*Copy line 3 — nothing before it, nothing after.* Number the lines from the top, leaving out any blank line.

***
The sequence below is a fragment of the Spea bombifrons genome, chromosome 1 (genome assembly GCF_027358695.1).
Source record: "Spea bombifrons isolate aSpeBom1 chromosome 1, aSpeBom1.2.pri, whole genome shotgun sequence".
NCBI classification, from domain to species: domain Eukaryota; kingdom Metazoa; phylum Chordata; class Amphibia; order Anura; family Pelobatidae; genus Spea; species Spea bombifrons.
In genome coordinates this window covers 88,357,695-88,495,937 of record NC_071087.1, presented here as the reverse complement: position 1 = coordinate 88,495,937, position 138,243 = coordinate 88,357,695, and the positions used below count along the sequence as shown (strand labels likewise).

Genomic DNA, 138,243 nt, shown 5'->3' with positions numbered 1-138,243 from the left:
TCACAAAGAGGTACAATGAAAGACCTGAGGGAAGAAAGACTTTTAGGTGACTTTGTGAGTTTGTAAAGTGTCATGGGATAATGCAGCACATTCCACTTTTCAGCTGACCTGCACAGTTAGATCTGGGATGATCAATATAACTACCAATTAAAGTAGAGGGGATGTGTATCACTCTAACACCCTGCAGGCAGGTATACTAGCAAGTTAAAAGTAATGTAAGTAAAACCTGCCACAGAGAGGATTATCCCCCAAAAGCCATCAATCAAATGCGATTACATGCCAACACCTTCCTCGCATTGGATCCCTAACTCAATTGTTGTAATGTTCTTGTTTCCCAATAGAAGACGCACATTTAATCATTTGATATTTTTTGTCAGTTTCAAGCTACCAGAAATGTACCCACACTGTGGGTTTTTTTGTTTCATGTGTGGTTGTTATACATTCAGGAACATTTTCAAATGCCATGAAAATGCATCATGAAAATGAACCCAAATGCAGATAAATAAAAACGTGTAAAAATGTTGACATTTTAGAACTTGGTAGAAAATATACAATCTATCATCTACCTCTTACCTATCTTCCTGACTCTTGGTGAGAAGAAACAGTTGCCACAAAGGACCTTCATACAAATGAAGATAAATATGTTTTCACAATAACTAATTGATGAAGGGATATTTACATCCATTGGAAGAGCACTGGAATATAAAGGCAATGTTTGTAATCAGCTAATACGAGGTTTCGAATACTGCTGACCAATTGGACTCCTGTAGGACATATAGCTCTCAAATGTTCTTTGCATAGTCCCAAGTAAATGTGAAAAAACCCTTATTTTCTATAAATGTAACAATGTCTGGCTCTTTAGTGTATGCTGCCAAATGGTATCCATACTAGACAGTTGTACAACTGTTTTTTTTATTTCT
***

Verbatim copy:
NCBI classification, from domain to species: domain Eukaryota; kingdom Metazoa; phylum Chordata; class Amphibia; order Anura; family Pelobatidae; genus Spea; species Spea bombifrons.